Not exactly the greatest or clearest view.
While the PlayStation Vita has birthed such titles as Uncharted: Golden Abyss and Resistance: Burning Skies, portable entries in two of Sony's most popular franchises, these games, while not bad, still aren't comparable to their console brethren. With Sony heavily marketing it as a system seller, Assassin's Creed III: Liberation seemed to be a hopeful exception to the trend. Sadly, it falls in line with its handheld predecessors, not quite reaching its true potential.
One of the most unexpected problems with Liberation is the story. When one of the Assassin's Creed franchise's main selling points is the well-written narrative, it's alarming to see this title turn out so poor. Liberation casts you as someone who purchases Abstergo's latest product, essentially a home version of the Animus, that allows you to live out the memories of Aveline de Grandpré, the daughter of a freed slave and a wealthy Frenchman. As a young Aveline, the player experiences the disappearance of her mother. While this seems to be a great setup to learn how Aveline joins the Assassins, we never get this portion of the story. Immediately after losing her mother, we jump to Aveline as a young adult already a member of the Brotherhood, leaving little to no reason to care about the character. From here on, the convoluted story boils down to Aveline's struggle with slavery.
Gameplay remains largely unchanged from console to handheld, except for some problems. Missions are similar to other Assassin's Creed titles: Investigating clues, tailing suspects, and silently taking out targets make up the majority of objectives. Free running still has occasional problems, and some of the touch gimmicks that developers infamously shoehorn into Vita games are present, though not as common as in other titles such as Uncharted: Golden Abyss. Of these arbitrary elements, one stands out as utterly broken. Pickpocketing, used to obtain keys and other important items from guards, is performed by swiping down on the rear touch pad. While functional in design, the execution is finicky and inconsistent across many levels of finesse.
Even the animals respect the Lady persona.
New to the franchise are personas. Aveline has the ability to switch between three of these identities: the Lady, the Assassin, and the Slave. The Assassin persona plays the same as Ezio or Connor, but the other outfits have a drastic effect on how gameplay works and how the NPCs perceive Aveline. The Lady persona is unable to scale buildings or free run, but has the ability to charm her way past guards and is respected by most of New Orleans. The Slave can use most of the abilities of the Assassin but also blend in better and incite riots among other slaves. The only downside to these disguises is that the player is forced to use one of the personas early on, but later missions provide more open-ended ways of completing objectives.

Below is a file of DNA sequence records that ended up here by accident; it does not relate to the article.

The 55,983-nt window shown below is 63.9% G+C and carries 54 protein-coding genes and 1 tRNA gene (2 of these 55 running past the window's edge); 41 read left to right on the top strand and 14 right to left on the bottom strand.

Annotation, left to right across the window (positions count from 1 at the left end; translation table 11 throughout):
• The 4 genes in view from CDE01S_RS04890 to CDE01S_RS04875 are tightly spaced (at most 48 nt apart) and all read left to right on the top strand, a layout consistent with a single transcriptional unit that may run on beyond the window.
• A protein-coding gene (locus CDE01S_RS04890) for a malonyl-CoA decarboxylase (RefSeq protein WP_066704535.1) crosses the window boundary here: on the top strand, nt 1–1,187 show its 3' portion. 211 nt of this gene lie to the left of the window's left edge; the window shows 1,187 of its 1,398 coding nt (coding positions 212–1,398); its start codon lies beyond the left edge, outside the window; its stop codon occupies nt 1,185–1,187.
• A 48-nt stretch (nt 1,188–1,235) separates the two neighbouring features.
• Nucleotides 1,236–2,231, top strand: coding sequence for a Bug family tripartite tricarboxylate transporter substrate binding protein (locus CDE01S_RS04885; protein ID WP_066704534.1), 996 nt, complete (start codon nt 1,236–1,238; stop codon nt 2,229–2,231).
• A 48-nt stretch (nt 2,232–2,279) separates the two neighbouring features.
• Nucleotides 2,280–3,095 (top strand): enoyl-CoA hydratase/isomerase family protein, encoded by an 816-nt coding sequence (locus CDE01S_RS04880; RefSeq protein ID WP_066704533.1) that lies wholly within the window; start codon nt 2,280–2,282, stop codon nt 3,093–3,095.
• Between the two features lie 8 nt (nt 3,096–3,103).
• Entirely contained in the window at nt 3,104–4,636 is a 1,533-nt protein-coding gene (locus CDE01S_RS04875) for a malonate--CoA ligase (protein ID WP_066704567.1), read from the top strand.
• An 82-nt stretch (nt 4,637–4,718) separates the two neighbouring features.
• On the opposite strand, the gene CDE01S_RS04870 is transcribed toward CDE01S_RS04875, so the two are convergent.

By no means does Liberation look like a console Assassin's Creed title, despite using the same engine as Assassin's Creed III. In fact, draw distance is downright awful and frame rate, while constant when not in motion, chugs when running through the streets of New Orleans or the trees of the bayou. Some character models may catch your eye, but no one will mistake this for a console release.
Also included is a new multiplayer mode. Unfortunately this is not the multiplayer found in previous Assassin's Creed games, but rather an asynchronous, poorly explained Risk-esque game where players choose a side (either Assassin or Templar(, and fight to take control of nodes across the world. Ideally there is a tug-of-war mechanic, as players assign troops to battle for control of enemy areas, but Assassins far outnumber the Templars, usually leaving the Brotherhood a few steps ahead at all times and the whole experience as an overall letdown.
Unlike Liberation's multiplayer, Risk is fun.
I'd like to say that Assassin's Creed III: Liberation takes a step in the right direction, but in reality it hasn't made any progress in delivering a true console experience on the go. It's fun to perform assassinations in the palm of your hand, but in an environment where home consoles are readily available, there is no compelling reason to pick this up over its console sibling. Atrocious story, poor graphics, and tacked-on multiplayer that makes absolutely no sense keep Liberation from being the system seller the Vita desperately needs.
Developer: Ubisoft Sofia
Release Date: October 30, 2012
Number of Players: 1 (Campaign, Multiplayer)
Platforms: PS Vita (Reviewed)